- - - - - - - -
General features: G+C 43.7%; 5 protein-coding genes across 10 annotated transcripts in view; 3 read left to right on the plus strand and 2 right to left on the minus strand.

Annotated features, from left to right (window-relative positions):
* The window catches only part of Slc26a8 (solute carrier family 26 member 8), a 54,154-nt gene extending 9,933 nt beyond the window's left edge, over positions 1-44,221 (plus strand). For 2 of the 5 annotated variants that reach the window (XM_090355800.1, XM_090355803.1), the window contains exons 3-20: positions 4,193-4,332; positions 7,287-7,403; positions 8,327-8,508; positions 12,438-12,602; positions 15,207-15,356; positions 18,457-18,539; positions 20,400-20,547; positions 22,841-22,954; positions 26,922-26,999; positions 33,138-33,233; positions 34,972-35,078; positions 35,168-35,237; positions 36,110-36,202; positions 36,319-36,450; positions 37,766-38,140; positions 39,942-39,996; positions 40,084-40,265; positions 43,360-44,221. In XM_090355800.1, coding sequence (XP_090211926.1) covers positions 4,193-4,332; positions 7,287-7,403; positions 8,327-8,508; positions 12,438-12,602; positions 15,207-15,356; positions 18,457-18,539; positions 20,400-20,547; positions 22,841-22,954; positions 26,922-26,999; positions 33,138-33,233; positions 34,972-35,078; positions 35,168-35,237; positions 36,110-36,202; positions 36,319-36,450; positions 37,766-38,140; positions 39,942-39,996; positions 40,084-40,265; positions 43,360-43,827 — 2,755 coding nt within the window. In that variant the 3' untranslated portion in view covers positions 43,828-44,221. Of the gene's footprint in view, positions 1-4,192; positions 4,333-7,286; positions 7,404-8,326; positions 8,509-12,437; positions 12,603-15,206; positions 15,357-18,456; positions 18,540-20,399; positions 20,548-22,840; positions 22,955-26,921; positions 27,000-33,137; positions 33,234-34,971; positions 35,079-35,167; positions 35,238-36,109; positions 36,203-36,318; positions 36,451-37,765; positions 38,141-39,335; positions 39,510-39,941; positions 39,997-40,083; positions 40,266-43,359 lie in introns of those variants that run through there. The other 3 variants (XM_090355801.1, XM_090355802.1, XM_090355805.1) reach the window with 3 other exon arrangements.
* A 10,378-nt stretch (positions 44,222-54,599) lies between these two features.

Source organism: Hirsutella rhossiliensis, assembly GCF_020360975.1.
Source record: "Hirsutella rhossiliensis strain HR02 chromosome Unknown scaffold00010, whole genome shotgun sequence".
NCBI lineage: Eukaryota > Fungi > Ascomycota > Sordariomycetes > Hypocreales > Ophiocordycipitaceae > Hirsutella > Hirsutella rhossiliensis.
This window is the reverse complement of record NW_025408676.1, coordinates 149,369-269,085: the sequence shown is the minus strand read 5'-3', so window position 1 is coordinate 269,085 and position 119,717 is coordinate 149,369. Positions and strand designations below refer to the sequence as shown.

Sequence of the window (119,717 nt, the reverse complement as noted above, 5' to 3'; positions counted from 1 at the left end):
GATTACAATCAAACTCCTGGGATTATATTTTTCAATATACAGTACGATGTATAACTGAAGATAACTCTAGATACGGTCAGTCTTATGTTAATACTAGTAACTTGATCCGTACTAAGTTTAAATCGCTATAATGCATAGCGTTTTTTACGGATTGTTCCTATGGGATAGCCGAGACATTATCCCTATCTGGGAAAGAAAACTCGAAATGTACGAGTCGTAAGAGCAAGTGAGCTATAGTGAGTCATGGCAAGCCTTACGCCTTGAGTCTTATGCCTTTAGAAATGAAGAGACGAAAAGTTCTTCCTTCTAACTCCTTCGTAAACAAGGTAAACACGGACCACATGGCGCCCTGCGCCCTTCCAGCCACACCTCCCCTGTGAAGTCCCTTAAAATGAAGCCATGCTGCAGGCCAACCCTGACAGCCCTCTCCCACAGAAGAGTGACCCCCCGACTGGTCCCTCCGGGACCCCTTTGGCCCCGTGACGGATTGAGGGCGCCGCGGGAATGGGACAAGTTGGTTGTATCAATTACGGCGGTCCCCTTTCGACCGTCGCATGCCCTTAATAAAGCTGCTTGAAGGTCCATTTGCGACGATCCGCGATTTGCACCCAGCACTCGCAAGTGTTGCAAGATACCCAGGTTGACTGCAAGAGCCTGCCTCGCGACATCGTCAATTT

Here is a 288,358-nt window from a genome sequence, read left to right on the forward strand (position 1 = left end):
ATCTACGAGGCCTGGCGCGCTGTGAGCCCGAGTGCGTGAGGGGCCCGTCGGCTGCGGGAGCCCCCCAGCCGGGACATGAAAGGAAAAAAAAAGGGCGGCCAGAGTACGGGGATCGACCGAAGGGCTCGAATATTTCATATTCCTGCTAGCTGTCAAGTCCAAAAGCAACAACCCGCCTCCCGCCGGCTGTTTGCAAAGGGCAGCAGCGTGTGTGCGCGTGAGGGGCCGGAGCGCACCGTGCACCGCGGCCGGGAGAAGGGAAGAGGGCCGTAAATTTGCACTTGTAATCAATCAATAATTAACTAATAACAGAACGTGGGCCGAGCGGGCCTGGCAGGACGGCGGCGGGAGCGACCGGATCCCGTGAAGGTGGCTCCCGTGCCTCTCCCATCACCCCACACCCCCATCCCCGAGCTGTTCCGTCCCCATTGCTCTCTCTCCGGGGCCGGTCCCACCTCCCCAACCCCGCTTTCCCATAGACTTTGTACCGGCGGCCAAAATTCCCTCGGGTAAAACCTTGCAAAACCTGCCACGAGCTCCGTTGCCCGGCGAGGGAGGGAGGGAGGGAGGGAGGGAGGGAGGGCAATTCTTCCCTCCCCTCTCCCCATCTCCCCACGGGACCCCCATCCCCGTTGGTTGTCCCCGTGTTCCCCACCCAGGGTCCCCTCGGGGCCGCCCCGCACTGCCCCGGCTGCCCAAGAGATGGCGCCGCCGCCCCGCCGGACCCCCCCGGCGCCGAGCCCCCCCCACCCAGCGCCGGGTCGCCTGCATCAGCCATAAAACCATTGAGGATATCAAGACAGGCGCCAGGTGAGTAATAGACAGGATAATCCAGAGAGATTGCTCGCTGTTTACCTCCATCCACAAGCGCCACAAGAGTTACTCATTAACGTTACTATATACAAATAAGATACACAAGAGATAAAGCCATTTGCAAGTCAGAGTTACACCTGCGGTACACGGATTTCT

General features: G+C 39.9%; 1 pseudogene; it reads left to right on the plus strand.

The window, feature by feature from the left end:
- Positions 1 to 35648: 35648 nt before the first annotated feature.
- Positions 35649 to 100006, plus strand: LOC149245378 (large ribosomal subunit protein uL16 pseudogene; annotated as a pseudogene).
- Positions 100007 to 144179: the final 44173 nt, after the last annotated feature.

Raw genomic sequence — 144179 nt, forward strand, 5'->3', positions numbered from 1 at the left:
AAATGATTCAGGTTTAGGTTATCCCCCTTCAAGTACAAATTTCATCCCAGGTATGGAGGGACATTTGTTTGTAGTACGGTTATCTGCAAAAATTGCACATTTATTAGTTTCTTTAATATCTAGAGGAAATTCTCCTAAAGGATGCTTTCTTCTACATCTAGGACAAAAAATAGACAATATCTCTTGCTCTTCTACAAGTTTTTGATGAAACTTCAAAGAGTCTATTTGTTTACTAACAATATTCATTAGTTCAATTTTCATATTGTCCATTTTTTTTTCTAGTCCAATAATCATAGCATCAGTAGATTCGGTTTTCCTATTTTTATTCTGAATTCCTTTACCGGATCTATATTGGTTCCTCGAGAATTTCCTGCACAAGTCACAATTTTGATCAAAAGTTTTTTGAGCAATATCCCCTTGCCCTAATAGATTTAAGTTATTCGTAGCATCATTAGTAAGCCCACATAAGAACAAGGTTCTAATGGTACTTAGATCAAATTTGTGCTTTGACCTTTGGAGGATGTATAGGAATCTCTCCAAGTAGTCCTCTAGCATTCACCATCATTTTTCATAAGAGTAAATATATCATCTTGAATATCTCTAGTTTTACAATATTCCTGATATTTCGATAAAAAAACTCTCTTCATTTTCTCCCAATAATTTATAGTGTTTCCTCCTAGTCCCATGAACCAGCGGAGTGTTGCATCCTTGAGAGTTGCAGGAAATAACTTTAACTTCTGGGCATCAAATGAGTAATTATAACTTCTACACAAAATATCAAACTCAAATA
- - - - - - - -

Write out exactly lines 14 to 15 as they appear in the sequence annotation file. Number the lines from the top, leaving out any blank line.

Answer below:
The window, feature by feature from the left end:
- Positions 1 to 35648: 35648 nt before the first annotated feature.